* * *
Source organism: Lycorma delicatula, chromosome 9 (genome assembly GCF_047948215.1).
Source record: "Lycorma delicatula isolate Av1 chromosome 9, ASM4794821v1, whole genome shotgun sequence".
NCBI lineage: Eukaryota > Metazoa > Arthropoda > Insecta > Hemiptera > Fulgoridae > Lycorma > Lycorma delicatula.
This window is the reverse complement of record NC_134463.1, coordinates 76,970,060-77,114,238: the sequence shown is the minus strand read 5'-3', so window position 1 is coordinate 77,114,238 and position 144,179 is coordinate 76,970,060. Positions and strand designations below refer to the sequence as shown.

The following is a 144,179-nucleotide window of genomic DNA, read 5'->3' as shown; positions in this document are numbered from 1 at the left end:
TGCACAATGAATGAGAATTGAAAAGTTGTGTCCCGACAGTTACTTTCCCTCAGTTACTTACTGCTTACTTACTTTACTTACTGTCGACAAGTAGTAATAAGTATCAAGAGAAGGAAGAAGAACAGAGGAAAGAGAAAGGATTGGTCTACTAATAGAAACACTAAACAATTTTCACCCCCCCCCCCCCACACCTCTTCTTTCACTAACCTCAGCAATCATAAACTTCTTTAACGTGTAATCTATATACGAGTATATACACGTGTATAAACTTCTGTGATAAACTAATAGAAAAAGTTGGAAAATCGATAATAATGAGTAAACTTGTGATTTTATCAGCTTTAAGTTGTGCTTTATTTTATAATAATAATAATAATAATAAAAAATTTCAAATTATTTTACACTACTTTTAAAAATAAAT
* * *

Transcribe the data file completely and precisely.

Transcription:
Source organism: Lycorma delicatula, chromosome 9 (genome assembly GCF_047948215.1).
Source record: "Lycorma delicatula isolate Av1 chromosome 9, ASM4794821v1, whole genome shotgun sequence".
NCBI lineage: Eukaryota > Metazoa > Arthropoda > Insecta > Hemiptera > Fulgoridae > Lycorma > Lycorma delicatula.
This window is the reverse complement of record NC_134463.1, coordinates 76,970,060-77,114,238: the sequence shown is the minus strand read 5'-3', so window position 1 is coordinate 77,114,238 and position 144,179 is coordinate 76,970,060. Positions and strand designations below refer to the sequence as shown.

The following is a 144,179-nucleotide window of genomic DNA, read 5'->3' as shown; positions in this document are numbered from 1 at the left end:
TGCACAATGAATGAGAATTGAAAAGTTGTGTCCCGACAGTTACTTTCCCTCAGTTACTTACTGCTTACTTACTTTACTTACTGTCGACAAGTAGTAATAAGTATCAAGAGAAGGAAGAAGAACAGAGGAAAGAGAAAGGATTGGTCTACTAATAGAAACACTAAACAATTTTCACCCCCCCCCCCCCACACCTCTTCTTTCACTAACCTCAGCAATCATAAACTTCTTTAACGTGTAATCTATATACGAGTATATACACGTGTATAAACTTCTGTGATAAACTAATAGAAAAAGTTGGAAAATCGATAATAATGAGTAAACTTGTGATTTTATCAGCTTTAAGTTGTGCTTTATTTTATAATAATAATAATAATAATAAAAAATTTCAAATTATTTTACACTACTTTTAAAAATAAAT